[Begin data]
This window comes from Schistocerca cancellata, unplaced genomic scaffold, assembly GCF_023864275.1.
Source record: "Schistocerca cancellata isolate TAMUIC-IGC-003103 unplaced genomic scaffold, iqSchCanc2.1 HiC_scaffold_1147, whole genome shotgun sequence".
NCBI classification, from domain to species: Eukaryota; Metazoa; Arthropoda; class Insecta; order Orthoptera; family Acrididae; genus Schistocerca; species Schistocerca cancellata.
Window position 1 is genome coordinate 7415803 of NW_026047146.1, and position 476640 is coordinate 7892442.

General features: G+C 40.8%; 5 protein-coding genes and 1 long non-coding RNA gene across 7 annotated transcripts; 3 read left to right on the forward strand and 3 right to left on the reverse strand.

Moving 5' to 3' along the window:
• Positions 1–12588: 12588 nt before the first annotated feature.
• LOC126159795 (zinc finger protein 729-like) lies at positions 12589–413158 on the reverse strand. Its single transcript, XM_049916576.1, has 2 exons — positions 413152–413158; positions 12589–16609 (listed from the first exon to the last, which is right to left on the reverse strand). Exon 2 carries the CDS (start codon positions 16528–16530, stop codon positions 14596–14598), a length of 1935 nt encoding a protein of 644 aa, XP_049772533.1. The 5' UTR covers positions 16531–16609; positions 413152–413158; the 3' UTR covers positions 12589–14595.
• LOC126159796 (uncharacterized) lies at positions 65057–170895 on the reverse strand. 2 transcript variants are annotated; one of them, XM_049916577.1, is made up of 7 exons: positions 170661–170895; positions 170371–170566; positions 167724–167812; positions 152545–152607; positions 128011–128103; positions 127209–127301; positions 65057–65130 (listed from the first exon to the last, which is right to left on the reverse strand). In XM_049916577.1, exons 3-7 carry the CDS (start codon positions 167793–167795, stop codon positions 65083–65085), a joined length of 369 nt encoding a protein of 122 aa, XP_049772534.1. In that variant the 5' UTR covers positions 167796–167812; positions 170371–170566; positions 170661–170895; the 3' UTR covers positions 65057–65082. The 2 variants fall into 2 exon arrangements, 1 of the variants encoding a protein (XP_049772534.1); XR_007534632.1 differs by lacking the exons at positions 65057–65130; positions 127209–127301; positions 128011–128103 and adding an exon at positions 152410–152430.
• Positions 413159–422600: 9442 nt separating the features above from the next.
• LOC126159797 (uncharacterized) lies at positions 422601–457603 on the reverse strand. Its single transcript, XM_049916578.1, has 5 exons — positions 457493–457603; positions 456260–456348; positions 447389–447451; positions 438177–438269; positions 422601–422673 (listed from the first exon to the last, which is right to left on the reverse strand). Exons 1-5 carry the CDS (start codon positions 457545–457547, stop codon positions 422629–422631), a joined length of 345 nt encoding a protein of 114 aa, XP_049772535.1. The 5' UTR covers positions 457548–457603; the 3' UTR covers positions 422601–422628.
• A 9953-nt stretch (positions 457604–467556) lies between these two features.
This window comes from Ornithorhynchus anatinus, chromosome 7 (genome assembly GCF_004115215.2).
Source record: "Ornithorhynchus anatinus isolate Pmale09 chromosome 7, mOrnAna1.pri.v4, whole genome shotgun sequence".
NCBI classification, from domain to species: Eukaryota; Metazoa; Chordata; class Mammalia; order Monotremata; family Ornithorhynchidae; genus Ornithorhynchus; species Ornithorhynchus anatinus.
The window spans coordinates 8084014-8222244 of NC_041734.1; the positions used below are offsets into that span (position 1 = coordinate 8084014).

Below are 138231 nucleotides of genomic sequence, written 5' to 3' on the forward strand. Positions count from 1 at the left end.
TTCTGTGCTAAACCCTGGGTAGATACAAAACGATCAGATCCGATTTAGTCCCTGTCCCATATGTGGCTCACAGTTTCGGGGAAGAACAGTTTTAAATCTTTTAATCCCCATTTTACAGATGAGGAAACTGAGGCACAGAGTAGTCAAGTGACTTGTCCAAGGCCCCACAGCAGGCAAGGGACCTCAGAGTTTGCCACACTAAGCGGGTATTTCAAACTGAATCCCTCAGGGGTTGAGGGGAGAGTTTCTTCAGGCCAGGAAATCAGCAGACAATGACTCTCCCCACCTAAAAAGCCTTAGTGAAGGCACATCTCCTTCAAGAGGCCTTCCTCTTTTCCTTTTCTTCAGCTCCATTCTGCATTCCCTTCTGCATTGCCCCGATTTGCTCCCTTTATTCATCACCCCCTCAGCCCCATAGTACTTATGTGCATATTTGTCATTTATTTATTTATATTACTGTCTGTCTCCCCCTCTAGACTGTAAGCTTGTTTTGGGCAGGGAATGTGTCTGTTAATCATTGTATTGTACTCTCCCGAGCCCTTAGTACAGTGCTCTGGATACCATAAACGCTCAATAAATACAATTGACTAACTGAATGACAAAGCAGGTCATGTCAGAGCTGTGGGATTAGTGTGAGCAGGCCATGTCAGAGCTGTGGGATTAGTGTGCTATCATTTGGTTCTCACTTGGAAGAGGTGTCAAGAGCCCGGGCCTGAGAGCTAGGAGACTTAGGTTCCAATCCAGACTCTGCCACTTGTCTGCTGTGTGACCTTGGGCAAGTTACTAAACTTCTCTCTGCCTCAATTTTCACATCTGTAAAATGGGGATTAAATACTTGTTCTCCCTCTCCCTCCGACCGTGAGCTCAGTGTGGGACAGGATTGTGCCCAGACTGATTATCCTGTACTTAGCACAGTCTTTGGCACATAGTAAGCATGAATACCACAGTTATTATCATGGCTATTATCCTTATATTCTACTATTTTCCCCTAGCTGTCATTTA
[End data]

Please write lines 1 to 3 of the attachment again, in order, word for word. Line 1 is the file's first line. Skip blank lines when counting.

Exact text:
This window comes from Schistocerca cancellata, unplaced genomic scaffold, assembly GCF_023864275.1.
Source record: "Schistocerca cancellata isolate TAMUIC-IGC-003103 unplaced genomic scaffold, iqSchCanc2.1 HiC_scaffold_1147, whole genome shotgun sequence".
NCBI classification, from domain to species: Eukaryota; Metazoa; Arthropoda; class Insecta; order Orthoptera; family Acrididae; genus Schistocerca; species Schistocerca cancellata.